Story and Photos by Eleni Bow
The body is a canvas, and art is meant to tell a story. While this ink differs from that of a traditional painting, it still has the power to evoke emotion, memory and hiraeth.
Over the course of the 21st century, tattoos have become increasingly popular and more normalised and accepted in society. Workplace regulations regarding the hiding of tattoos have been relaxed, and the public’s perception of tattoos has evolved from taboo to mainstream.
Students and staff around Delta have been making the commitment with permanent body art.
Miss Alicia Fuller, who teaches art at the high school and middle school, is passionate about expressing herself and her experiences.
It was Mother’s Day, 2017. Miss Fuller had gotten a call while she was taking photos of her son, Axl, as he played with chalk. She found out her mother had been in a car accident, but thankfully she had no major injuries. However, the hospital wanted to keep her overnight for observation. This caused her mother to be unable to celebrate the holiday and see her family.
“It was really one of those Mother’s Days that you remember,” she says. “I was really lucky to still have her, and it makes you appreciate being a mother even more.”
Nearly a year later, Fuller got a tattoo of the photo she had taken of Axl before she received the call to immortalize the moment.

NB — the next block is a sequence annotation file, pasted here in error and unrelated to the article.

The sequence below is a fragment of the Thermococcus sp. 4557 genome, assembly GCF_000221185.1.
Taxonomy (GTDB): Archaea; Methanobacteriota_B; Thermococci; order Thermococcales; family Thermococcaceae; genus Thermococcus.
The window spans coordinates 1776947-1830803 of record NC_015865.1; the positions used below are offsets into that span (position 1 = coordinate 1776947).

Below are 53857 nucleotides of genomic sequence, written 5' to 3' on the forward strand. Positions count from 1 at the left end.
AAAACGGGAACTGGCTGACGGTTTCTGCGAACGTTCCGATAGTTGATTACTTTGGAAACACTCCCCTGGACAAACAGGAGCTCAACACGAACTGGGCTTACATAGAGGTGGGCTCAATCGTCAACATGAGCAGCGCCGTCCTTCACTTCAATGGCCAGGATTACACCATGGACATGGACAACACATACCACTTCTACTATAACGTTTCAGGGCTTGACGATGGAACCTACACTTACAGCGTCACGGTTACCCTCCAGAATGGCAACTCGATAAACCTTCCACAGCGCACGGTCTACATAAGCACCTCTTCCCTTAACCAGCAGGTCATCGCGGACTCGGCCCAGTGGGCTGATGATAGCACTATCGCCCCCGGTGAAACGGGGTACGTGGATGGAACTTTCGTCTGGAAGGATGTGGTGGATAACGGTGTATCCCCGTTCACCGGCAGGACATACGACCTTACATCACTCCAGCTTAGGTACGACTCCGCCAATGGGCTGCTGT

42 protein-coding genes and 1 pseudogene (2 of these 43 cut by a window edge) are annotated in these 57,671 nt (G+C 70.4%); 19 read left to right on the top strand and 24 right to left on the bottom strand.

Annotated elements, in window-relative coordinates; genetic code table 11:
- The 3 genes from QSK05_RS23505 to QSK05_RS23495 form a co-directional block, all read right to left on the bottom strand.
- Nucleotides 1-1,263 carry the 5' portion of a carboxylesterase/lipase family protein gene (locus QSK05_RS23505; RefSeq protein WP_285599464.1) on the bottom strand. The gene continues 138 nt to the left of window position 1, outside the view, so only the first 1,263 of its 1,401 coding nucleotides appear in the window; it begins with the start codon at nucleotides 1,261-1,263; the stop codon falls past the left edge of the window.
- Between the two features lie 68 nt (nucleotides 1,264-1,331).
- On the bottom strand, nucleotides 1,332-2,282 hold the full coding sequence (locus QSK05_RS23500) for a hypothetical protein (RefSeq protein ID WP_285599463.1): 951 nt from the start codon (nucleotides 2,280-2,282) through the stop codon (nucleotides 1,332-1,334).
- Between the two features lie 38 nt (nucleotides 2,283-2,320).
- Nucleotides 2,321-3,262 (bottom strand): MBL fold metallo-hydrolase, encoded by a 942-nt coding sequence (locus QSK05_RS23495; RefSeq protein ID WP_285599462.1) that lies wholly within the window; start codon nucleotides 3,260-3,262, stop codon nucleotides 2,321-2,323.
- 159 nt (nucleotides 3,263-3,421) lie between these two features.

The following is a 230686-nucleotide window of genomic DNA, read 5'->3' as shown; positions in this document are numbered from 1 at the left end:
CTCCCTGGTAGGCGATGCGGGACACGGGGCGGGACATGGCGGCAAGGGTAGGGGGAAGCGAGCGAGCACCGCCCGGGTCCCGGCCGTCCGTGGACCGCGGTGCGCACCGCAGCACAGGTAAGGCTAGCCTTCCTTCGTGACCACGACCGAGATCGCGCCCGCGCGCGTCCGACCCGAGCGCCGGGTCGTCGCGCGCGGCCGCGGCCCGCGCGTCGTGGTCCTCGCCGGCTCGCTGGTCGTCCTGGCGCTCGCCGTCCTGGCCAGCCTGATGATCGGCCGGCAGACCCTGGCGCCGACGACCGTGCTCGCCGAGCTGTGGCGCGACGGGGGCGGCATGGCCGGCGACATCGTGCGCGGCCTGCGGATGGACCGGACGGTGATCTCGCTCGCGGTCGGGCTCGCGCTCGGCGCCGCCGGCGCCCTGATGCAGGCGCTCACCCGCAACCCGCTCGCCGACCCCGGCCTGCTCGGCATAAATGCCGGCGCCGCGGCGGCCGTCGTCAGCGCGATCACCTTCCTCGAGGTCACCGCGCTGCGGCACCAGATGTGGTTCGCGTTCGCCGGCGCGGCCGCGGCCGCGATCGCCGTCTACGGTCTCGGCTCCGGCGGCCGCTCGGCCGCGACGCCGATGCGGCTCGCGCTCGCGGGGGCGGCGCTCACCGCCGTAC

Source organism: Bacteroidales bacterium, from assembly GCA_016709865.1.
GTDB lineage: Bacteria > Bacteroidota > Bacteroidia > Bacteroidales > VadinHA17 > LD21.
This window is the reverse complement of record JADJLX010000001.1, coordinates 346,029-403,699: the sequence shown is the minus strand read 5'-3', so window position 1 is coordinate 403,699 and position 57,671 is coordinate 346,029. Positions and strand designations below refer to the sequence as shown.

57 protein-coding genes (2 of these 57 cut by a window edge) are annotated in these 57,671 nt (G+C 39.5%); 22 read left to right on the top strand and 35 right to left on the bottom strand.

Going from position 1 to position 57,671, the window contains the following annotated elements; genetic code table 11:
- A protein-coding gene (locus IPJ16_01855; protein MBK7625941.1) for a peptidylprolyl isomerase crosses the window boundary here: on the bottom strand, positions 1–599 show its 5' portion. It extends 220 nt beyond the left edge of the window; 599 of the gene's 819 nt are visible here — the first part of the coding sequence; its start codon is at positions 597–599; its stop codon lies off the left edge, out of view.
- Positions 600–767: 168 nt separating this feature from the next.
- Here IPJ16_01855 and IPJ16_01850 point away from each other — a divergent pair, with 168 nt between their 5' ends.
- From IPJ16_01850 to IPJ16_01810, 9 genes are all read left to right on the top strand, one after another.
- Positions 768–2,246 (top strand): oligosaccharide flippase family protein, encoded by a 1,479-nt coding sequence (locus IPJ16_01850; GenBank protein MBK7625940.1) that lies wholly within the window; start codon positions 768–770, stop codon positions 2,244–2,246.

Aside from personal memories, Fuller also has pieces of cultural importance. Along with the tattoo of Axl on her arm, Fuller has some of the works by her favorite artist, Norwegian painter Edvard Munch.
Munch’s most well known work is The Scream, which has resided on the inside of Fuller’s left arm since 2014. Fuller says she appreciates the piece because of its use of color.
“When you look up the stories behind his artwork, and where he got his ideas, you realize that there’s a lot of paranoia behind his paintings and why he created them,” she says.
The Scream isn’t the only piece by Munch that Fuller has on her, though.
Just above her tattoo of Axl resides a copy of Munch’s The Sick Child, which depicts a mother taking care of her daughter suffering from tuberculosis. Fuller had gotten this one done in 2013 to show off “a mother’s undying love.”
For the last three years, sophomore Madalynn Bullock had the aspiration of getting a tattoo of her own. Finally, on July 18 of this year, she got one for her birthday.
Bullock’s middle name, Lou, is shared with her cousin and great-grandmother. She wanted a way to always represent it. The name is written in cursive on her wrist, complemented with a tiny heart.
The middle name is so special to the family that Bullock plans to give it to her daughter some day. Bullock plans to get more tattoos soon.
Family is important to senior Hailey Johnson, too. In 2015, Johnson lost her grandfather.
“My grandfather Danny was a loving, giving and admirable man who loved his grandchildren very, very much,” she says. “There isn’t a day that goes by that I don’t miss him.”
Johnson knew she wanted to have something to always remember him by, so for her 18th birthday last year, she decided to get a tattoo dedicated to him.
Her work features a giant cross adorned with roses. “I also had the date included that he went home to Jesus,” she says.
Johnson says she chose to have the tattoo done on her left upper arm so it would be “very near to my heart.”
Whether it be for family, remembrance or keepsake, tattoos are there to remind those of life’s moments.